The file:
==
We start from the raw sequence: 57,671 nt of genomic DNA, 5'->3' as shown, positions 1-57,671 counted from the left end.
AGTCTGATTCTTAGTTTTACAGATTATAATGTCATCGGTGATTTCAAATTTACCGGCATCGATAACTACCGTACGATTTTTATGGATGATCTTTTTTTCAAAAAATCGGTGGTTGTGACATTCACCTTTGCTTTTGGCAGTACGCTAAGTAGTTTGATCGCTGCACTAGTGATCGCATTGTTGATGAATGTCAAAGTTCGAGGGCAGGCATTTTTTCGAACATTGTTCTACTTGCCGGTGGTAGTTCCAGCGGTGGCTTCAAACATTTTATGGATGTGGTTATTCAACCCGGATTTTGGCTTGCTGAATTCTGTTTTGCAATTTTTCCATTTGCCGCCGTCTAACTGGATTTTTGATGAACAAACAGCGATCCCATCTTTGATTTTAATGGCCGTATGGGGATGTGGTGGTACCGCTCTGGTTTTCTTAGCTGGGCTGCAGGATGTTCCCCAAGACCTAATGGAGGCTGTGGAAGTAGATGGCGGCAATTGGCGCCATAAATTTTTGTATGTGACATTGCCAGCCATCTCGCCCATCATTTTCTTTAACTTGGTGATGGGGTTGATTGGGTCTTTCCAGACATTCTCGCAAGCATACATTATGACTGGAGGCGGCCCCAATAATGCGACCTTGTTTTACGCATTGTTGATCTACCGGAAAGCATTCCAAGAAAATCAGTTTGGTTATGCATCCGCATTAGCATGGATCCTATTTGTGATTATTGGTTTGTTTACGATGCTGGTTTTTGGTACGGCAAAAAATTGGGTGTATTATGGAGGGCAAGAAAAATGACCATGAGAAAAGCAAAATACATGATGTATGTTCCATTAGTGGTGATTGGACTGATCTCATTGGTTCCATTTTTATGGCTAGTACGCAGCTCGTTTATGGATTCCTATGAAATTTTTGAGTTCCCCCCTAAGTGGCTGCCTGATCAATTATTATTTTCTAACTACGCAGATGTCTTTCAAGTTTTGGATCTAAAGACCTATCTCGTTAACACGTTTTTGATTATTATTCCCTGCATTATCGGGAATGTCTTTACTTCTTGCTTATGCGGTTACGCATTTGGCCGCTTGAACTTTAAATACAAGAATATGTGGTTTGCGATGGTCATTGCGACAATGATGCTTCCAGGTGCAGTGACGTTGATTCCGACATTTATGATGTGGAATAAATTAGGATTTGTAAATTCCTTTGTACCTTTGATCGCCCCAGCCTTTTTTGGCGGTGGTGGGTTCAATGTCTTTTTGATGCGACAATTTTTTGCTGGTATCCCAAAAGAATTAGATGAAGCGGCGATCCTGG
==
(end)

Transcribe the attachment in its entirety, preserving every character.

We start from the raw sequence: 57,671 nt of genomic DNA, 5'->3' as shown, positions 1-57,671 counted from the left end.
AGTCTGATTCTTAGTTTTACAGATTATAATGTCATCGGTGATTTCAAATTTACCGGCATCGATAACTACCGTACGATTTTTATGGATGATCTTTTTTTCAAAAAATCGGTGGTTGTGACATTCACCTTTGCTTTTGGCAGTACGCTAAGTAGTTTGATCGCTGCACTAGTGATCGCATTGTTGATGAATGTCAAAGTTCGAGGGCAGGCATTTTTTCGAACATTGTTCTACTTGCCGGTGGTAGTTCCAGCGGTGGCTTCAAACATTTTATGGATGTGGTTATTCAACCCGGATTTTGGCTTGCTGAATTCTGTTTTGCAATTTTTCCATTTGCCGCCGTCTAACTGGATTTTTGATGAACAAACAGCGATCCCATCTTTGATTTTAATGGCCGTATGGGGATGTGGTGGTACCGCTCTGGTTTTCTTAGCTGGGCTGCAGGATGTTCCCCAAGACCTAATGGAGGCTGTGGAAGTAGATGGCGGCAATTGGCGCCATAAATTTTTGTATGTGACATTGCCAGCCATCTCGCCCATCATTTTCTTTAACTTGGTGATGGGGTTGATTGGGTCTTTCCAGACATTCTCGCAAGCATACATTATGACTGGAGGCGGCCCCAATAATGCGACCTTGTTTTACGCATTGTTGATCTACCGGAAAGCATTCCAAGAAAATCAGTTTGGTTATGCATCCGCATTAGCATGGATCCTATTTGTGATTATTGGTTTGTTTACGATGCTGGTTTTTGGTACGGCAAAAAATTGGGTGTATTATGGAGGGCAAGAAAAATGACCATGAGAAAAGCAAAATACATGATGTATGTTCCATTAGTGGTGATTGGACTGATCTCATTGGTTCCATTTTTATGGCTAGTACGCAGCTCGTTTATGGATTCCTATGAAATTTTTGAGTTCCCCCCTAAGTGGCTGCCTGATCAATTATTATTTTCTAACTACGCAGATGTCTTTCAAGTTTTGGATCTAAAGACCTATCTCGTTAACACGTTTTTGATTATTATTCCCTGCATTATCGGGAATGTCTTTACTTCTTGCTTATGCGGTTACGCATTTGGCCGCTTGAACTTTAAATACAAGAATATGTGGTTTGCGATGGTCATTGCGACAATGATGCTTCCAGGTGCAGTGACGTTGATTCCGACATTTATGATGTGGAATAAATTAGGATTTGTAAATTCCTTTGTACCTTTGATCGCCCCAGCCTTTTTTGGCGGTGGTGGGTTCAATGTCTTTTTGATGCGACAATTTTTTGCTGGTATCCCAAAAGAATTAGATGAAGCGGCGATCCTGG